By Colleen Sinsky
“From all that I learned from abuse, I was told I was ugly, I was slow, I was being controlled, my self-esteem went down and down. I started feeling all those negative things so I walked around with no teeth in my mouth, not because I wanted to but because of being penniless. But I have no shame because I’m worth more than a penny. If I lived those negative words then I have lived them, but I learned I’m much more than that.”
© 2012 Angela McGee & Write Around Portland
When I knocked on Angie’s door for a visit this afternoon I was happily surprised to see her absolutely beaming, brimming with good news to share. After enduring a lifetime of physical and verbal abuse, Angie is usually soft-spoken and subdued. She’s an incredibly resilient woman who has had the courage to leave negative relationships and advocate for herself and her four children. Her family has only recently moved to Portland and in the past several months have worked hard to create a safe and positive environment to start over together. She is working with JOIN's newest Outreach Worker (Ledena), and JOIN's newest Retention Worker (yours truly). Today, Angie felt on top of the world.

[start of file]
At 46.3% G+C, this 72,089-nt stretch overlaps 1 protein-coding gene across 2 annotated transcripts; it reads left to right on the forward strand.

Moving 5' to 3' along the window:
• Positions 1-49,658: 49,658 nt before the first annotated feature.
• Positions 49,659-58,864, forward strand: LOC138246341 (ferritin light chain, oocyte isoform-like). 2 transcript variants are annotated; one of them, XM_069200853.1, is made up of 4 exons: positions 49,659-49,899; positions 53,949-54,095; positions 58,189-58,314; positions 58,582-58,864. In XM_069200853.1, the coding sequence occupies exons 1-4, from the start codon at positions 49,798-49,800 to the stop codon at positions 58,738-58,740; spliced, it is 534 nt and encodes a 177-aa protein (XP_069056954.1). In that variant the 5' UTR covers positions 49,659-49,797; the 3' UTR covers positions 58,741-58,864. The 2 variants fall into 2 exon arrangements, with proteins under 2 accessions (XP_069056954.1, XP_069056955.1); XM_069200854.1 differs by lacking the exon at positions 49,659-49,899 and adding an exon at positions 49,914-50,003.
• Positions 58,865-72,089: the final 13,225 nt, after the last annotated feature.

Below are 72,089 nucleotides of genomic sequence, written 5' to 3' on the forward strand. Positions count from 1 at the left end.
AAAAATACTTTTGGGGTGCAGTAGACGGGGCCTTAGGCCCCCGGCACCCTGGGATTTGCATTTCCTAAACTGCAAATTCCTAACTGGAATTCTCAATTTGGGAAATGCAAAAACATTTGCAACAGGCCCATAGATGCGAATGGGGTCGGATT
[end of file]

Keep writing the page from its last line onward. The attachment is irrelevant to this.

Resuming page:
Angie has also been engaged with a really wonderful local organization, Write Around Portland, which empowers participants through creative writing workshops that foster community, personal growth and healing through expression and group engagement. Write Around Portland has been a community partner of JOIN, and I’ve been repeatedly blown away by the wonderful writing that our folks who have gone through workshops have shared with me. Just as important are the stories that participants share with me about being part of a community, having a caring and engaged audience and having a safe forum to express and work through past issues of trauma.
My friend Angie is currently Write Around Portland’s featured writer. In my car this afternoon, we used my cell phone to navigate to their website, where Angie’s photo, published story and interview are prominently displayed. I (of course) was teary-eyed with pride and getting to see Angie so happy. She told me how nerve-wracking it was getting up to read her story “In My Shoes” at Write Around’s anthology release reading. The audience gave her a standing ovation and several people approached her afterwards to thank her and tell her how her story had moved them. “I could feel healing!” Angie said. “One lady was even crying. I want my writing to be able to have that effect on people.”